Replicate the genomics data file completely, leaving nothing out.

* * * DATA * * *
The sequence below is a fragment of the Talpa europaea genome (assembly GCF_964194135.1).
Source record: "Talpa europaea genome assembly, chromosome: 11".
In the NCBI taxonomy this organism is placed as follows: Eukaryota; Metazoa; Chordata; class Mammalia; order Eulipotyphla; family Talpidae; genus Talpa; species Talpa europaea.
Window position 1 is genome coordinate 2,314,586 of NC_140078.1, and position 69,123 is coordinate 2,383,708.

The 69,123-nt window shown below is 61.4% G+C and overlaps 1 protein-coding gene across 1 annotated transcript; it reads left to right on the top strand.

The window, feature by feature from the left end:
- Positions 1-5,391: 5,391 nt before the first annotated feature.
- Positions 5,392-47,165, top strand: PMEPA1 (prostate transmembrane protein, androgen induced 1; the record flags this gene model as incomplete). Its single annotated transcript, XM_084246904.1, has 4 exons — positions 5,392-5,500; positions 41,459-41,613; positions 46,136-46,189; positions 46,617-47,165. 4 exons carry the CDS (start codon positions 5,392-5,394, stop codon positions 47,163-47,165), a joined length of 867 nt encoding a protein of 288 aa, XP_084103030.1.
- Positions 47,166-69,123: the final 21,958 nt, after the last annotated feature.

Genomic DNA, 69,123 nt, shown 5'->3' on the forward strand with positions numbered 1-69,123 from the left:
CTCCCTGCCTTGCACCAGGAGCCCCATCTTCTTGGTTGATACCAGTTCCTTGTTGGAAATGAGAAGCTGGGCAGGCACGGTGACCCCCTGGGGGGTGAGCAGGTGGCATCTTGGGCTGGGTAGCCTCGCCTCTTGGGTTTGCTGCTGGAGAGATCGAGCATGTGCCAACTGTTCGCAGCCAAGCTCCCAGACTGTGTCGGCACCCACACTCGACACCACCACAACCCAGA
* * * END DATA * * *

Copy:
The sequence below is a fragment of the Talpa europaea genome (assembly GCF_964194135.1).
Source record: "Talpa europaea genome assembly, chromosome: 11".
In the NCBI taxonomy this organism is placed as follows: Eukaryota; Metazoa; Chordata; class Mammalia; order Eulipotyphla; family Talpidae; genus Talpa; species Talpa europaea.
Window position 1 is genome coordinate 2,314,586 of NC_140078.1, and position 69,123 is coordinate 2,383,708.

The 69,123-nt window shown below is 61.4% G+C and overlaps 1 protein-coding gene across 1 annotated transcript; it reads left to right on the top strand.

The window, feature by feature from the left end:
- Positions 1-5,391: 5,391 nt before the first annotated feature.
- Positions 5,392-47,165, top strand: PMEPA1 (prostate transmembrane protein, androgen induced 1; the record flags this gene model as incomplete). Its single annotated transcript, XM_084246904.1, has 4 exons — positions 5,392-5,500; positions 41,459-41,613; positions 46,136-46,189; positions 46,617-47,165. 4 exons carry the CDS (start codon positions 5,392-5,394, stop codon positions 47,163-47,165), a joined length of 867 nt encoding a protein of 288 aa, XP_084103030.1.
- Positions 47,166-69,123: the final 21,958 nt, after the last annotated feature.

Genomic DNA, 69,123 nt, shown 5'->3' on the forward strand with positions numbered 1-69,123 from the left:
CTCCCTGCCTTGCACCAGGAGCCCCATCTTCTTGGTTGATACCAGTTCCTTGTTGGAAATGAGAAGCTGGGCAGGCACGGTGACCCCCTGGGGGGTGAGCAGGTGGCATCTTGGGCTGGGTAGCCTCGCCTCTTGGGTTTGCTGCTGGAGAGATCGAGCATGTGCCAACTGTTCGCAGCCAAGCTCCCAGACTGTGTCGGCACCCACACTCGACACCACCACAACCCAGA